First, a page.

The documentation of the matrix pattern in Vanilla

The documentation of the matrix pattern in Vanilla

The solution

To solve both these issues, we decided to decouple the examples from the documentation. This change allowed us to move the coded examples of the patterns into a separate “examples” directory of the codebase and remove the hard-coded examples from the documentation.

As the examples were a part of the Vanilla Framework code we simply linked each example page with the Vanilla built from the same branch. This means all examples are only styled by Vanilla and nothing else.

Another benefit that came from this change was that now we have an easy way to find an example of a pattern when reviewing or QAing a pull request. Whereas previously we had to do the npm link dance. Now we simply check out the branch and run the internal Jekyll site to build Vanilla giving us a directory of pattern pages.

Examples in the docs

So we were happy with these changes: we had solved the issues at hand and were ready to head off and have a celebratory coffee.  But, we couldn’t leave the documentation without examples and code snippets.

To solve this issue, we used an embedding paradigm like on Codepen.

Example of a Codepen embed

Example of a Codepen embed

We set about creating a small JavaScript project that would find a link to the page with a specific class and grab the href attribute from it, replacing the link with an iframe of the link. This gave us a nice progressively enhanced experience:

Example of progressive enhancement - on the left is an example with JavaScript enabled, right is an example is JavaScript disabled.

An example of progressive enhancement – on the left is an example with JavaScript enabled, right is an example is JavaScript disabled.

We were still lacking the code snippets, so we made the script also pull the HTML source of the linked page into the example, then display the contents of the body in a code block appended after the iframe.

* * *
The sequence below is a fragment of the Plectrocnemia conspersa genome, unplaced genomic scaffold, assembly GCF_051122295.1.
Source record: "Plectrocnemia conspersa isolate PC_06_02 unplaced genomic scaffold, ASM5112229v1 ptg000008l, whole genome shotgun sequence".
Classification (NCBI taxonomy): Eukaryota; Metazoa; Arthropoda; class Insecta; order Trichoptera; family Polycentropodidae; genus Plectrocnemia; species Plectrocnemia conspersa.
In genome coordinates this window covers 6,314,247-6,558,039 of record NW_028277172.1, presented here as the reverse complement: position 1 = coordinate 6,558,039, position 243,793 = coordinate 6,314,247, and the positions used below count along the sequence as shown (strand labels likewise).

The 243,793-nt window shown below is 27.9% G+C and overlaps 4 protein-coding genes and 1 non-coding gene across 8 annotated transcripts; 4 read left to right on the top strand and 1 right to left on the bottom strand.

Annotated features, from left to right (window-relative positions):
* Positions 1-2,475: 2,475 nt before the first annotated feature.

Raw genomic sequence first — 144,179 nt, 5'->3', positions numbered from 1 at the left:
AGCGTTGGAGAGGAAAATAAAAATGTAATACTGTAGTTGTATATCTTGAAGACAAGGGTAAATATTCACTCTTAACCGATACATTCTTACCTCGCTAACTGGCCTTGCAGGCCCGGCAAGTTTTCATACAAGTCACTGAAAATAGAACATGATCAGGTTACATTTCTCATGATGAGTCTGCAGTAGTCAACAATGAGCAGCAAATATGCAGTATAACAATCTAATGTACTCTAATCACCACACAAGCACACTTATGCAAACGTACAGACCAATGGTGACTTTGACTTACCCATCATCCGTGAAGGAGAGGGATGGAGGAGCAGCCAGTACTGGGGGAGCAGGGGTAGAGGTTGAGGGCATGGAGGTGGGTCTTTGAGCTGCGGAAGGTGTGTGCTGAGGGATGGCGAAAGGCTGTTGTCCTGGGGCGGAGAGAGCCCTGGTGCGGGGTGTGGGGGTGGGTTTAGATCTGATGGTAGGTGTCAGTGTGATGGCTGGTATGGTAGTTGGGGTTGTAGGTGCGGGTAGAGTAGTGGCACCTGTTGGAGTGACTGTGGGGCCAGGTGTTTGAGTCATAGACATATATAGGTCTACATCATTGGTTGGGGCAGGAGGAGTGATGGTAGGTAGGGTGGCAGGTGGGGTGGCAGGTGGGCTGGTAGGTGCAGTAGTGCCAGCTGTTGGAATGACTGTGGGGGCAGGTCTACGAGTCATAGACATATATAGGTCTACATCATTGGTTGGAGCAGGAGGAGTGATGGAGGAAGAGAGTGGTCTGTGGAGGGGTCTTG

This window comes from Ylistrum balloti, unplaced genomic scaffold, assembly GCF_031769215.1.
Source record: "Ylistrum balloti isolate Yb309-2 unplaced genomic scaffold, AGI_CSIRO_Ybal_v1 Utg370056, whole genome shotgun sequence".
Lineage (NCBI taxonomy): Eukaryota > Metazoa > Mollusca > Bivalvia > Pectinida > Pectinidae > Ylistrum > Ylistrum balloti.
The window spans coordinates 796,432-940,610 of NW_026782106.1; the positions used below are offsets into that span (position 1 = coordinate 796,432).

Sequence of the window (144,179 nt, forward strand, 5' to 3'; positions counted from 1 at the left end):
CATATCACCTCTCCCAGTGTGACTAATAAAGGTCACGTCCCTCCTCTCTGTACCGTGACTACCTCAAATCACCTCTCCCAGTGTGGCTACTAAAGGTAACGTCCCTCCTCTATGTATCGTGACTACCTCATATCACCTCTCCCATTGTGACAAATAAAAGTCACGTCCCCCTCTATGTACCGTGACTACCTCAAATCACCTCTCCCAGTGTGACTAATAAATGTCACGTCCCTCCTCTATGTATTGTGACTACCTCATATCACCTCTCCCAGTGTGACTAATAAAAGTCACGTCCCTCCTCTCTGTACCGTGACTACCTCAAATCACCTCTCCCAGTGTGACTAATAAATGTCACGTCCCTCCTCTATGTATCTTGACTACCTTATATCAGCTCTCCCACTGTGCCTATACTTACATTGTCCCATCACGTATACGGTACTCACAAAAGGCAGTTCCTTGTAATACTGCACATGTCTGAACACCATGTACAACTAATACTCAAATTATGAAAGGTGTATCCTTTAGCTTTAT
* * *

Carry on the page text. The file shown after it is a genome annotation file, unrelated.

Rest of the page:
The wrap-up

And that was it. The solution gives us:

  • A single place for example code
  • Examples only displayed using Vanilla
  • A local testing environment
  • Documentation examples that are automatically up to date

We named this mini project example-js. Please feel free to fork it, use it or file any issues you may find.

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Will Moggridge


The web team has been hard at work on our new Ubuntu Tutorials website and we are proud to share our work with the community. Our first set of tutorials are based around snap usage and building snaps with snapcraft. We will continue to work on our catalogue to broaden it to a variety of subjects.

Ubuntu Tutorials is part of a bigger project to improve our documentation across our other projects. Our goals are to improve the discoverability and the ease of use for our documentation. Having followed Ubuntu and been part of the community for many years, I am excited to be involved with this project. I hope we can keep moving forward with this work and give back to the community.

Polymer and our source code

The website is built using Google’s Polymer framework with their Codelabs web components. Polymer has been a great and enjoyable experience and really made the web components so much more more exciting. I am already looking to see where I can use these technologies in the rest of our projects. We recently had a hack day and had the opportunity to explore putting Vanilla Framework in web components. I am happy with our initial work with Vanilla web components we are looking forward to continue exploring and developing them.

The Ubuntu Tutorials website source code is available for you to dive into, at the Ubuntu Tutorials GitHub repository.
A big thank you to Didier Roche, whose work was the foundation for this.

Our next steps

Looking to the future, we are already thinking about and preparing improvements for the site. We have been really happy with the feedback we are getting on the GitHub issues page. A number of the issues have been requests for tutorials on certain topics. This is really useful and interesting to us, so that we can see which areas to focus.

I am interested in simplifying our process for creating and contributing to Ubuntu Tutorials. Not only for us but also to empower you. One strong area for this is adding functionality to write tutorials using markdown. This will increase visibility for all and remove some overhead to us, while also making it simpler for people to contribute to our catalogue. We are currently looking into this and hope we will have a solution soon.

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Anthony Dillon

Hack day 2

This week, the web team managed to get away for our second hack day. These hack days give us an opportunity to scratch our own itches and work on things we find interesting.

We wrote about our first hack day in August last year.

Getting started

We began by outlining the day and reviewing ideas that had been suggested on a Google Doc throughout the previous week by everyone on the team. We each voted by marking the ideas we would be interested in working. Then we chose the most voted ones and assigned groups of 2 or 3 people to each.

The groups broke up and turned their idea into a formal project with a list of the tasks required to produce an MVP. Below is a list of the ideas and outcomes from each team.

Performance audit of the current websites

Team: Rich, Andrea, Robin

The team discovered a tool called Lighthouse by Google Chrome which analyses a web page and returns a full audit of the dependent assets and accessibility issues.